The evangelization of the native peoples of the Americas first occurred within the context of private colonization. The first expansion overseas to the Canary Islands was organized by private individuals given grants of jurisdiction. Similarly, private individuals or consortiums of individuals organized most expeditions of exploration and conquest. The crown attempted to establish basic ground rules to insure that the native peoples were not subject to an unjust war of conquest, and that the conquistadores made provisions to evangelize the natives in the true faith. Spaniards could initiate a just war against peoples who rejected the authority of the king and had known and rejected Christianity. For example, Christians could wage war against and enslave Muslims, who had known Christianity for centuries and persisted in their own beliefs.
The crown stipulated the reading of the Requerimiento (Requirement) to native peoples before initiating war. The document, written in 1510 by the jurist Juan López de Palacios Rubios (1450–1524), gave the natives an opportunity to embrace the true faith and the authority of the king. The Laws of Burgos, legislated in 1512 and 1513, attempted to limit the exploitation and abuse of the native populations of the island of Hispaniola (now Haiti and the Dominican Republic) under encomienda grants of jurisdiction. The laws stipulated that the holders of the encomiendas provide priests to convert the natives, although this provision was not always observed. The laws proved to be too little too late for the island's population, which was rapidly declining as a result of mistreatment and disease.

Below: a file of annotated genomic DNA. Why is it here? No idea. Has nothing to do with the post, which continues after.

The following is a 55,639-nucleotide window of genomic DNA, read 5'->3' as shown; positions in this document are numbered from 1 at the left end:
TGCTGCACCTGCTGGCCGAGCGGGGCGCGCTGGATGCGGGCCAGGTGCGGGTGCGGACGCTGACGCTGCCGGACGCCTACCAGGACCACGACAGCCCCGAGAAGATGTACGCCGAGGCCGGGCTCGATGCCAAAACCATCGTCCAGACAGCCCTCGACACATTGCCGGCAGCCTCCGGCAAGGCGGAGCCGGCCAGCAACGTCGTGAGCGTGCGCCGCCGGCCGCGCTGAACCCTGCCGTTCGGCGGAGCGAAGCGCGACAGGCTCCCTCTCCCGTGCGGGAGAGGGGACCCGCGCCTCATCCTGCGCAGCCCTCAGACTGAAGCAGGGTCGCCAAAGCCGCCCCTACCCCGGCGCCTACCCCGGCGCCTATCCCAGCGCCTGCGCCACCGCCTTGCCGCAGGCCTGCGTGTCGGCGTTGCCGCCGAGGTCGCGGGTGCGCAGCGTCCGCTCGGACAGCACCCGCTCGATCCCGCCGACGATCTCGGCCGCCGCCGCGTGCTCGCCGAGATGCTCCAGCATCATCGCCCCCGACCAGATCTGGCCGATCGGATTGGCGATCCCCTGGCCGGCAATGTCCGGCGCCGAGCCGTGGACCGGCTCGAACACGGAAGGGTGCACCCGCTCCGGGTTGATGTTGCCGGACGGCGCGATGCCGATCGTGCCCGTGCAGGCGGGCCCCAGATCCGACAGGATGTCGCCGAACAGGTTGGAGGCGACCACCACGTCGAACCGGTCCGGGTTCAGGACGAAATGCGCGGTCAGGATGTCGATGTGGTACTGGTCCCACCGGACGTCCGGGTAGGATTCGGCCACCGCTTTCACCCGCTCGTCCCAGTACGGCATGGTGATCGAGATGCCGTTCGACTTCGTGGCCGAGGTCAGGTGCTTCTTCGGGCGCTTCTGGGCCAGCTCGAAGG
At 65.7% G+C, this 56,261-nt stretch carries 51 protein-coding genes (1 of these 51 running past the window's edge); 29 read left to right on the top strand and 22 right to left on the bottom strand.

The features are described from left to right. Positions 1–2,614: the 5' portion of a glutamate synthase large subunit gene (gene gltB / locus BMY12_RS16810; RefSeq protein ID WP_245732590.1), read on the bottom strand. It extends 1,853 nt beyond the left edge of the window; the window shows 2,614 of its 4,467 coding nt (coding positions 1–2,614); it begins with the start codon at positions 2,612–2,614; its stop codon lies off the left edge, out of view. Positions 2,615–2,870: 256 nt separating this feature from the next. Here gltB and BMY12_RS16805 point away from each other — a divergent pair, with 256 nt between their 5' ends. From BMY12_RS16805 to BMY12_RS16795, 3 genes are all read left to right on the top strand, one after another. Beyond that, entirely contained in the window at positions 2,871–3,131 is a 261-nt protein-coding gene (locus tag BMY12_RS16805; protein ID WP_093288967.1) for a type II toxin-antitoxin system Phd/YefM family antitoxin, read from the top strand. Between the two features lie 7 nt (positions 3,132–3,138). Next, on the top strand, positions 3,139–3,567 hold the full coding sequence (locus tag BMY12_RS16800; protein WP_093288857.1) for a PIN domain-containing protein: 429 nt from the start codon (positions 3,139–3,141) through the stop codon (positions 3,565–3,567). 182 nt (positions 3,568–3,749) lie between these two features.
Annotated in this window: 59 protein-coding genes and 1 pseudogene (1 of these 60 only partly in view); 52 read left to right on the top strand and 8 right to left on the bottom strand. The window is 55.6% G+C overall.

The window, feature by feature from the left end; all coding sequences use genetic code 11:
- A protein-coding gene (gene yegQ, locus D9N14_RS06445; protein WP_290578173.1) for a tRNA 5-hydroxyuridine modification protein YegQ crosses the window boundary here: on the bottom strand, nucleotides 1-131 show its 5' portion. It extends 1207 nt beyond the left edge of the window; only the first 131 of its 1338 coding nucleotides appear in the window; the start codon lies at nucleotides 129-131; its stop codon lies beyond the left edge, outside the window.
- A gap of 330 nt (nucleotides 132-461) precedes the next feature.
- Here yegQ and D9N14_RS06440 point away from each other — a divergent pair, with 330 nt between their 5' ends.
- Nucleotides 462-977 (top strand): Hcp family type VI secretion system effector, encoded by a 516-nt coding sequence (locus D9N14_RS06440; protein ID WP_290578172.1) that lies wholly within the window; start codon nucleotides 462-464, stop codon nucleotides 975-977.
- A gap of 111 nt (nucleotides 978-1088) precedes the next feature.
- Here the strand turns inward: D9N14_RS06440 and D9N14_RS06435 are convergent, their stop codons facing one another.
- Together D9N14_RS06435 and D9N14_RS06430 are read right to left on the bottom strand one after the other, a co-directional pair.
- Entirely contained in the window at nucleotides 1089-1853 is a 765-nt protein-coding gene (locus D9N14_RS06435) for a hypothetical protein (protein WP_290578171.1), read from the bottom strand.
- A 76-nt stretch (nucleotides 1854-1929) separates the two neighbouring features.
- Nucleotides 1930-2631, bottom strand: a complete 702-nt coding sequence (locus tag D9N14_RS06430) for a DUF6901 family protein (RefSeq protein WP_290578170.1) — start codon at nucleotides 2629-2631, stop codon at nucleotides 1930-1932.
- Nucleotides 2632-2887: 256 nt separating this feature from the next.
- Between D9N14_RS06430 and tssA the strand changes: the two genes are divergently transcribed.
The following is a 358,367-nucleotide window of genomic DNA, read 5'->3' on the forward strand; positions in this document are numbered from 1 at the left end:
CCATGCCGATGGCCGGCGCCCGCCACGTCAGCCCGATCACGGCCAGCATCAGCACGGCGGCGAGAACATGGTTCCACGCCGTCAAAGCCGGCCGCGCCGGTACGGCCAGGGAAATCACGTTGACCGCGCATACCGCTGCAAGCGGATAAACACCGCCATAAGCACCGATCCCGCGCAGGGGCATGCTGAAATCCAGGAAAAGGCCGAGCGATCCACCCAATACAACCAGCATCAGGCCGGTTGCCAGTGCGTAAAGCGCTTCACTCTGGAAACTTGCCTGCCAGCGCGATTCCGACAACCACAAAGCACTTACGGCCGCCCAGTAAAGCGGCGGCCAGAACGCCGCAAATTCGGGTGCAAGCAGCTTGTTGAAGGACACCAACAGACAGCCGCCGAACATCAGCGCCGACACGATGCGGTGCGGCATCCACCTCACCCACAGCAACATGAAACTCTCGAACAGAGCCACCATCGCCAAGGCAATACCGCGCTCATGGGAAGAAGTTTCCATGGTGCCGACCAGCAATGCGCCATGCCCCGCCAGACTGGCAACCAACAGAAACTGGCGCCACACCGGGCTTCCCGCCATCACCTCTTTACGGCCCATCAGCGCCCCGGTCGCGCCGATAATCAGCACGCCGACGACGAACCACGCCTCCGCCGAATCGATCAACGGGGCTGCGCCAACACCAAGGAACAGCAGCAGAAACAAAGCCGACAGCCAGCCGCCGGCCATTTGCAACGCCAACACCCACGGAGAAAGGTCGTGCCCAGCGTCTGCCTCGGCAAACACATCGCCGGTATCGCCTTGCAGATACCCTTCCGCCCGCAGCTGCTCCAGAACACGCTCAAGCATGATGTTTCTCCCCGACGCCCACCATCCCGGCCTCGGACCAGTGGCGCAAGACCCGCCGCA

The conquests of Mexico (1519–1521) and other regions on the American mainland were followed by a more concerted effort at the evangelization of the native peoples. In 1524 the first group of twelve Franciscans arrived in Mexico. The "twelve apostles," as they were called, were only the first of a growing number of missionaries from orders including the Franciscans, Mercedarians, Augustinians, and Dominicans. The missionaries first engaged in mass baptisms and campaigns to extirpate the old gods and religion. This included efforts to destroy the images of the pre-Hispanic gods, which did not always prove successful. The statue of Huitzilopochtli from the Templo Mayor in Tenochtitlán evaded the Spanish, this despite a high-profile Inquisition trial in the mid-1530s. The ancestor religion persisted in the Andean region well into the colonial period
The mood of the early evangelization campaigns in Mexico, the Andean region, and other parts of mainland America was one of triumphalism. The missionaries reported thousands of baptisms that they equated to conversion, and native workers erected new and increasingly imposing churches designed to replace the sacred precincts of the pre-Hispanic religions. The missionaries also believed that they were bolstering Spanish rule in the Americas by converting the natives. However, the majority of the missionaries chose to ignore the old religious practices and beliefs of the new converts beyond the minimal knowledge necessary to extirpate the gods they equated to the devil. The Franciscan Bernardino de Sahagün (1499–1590) was one of the few to record the culture of the natives.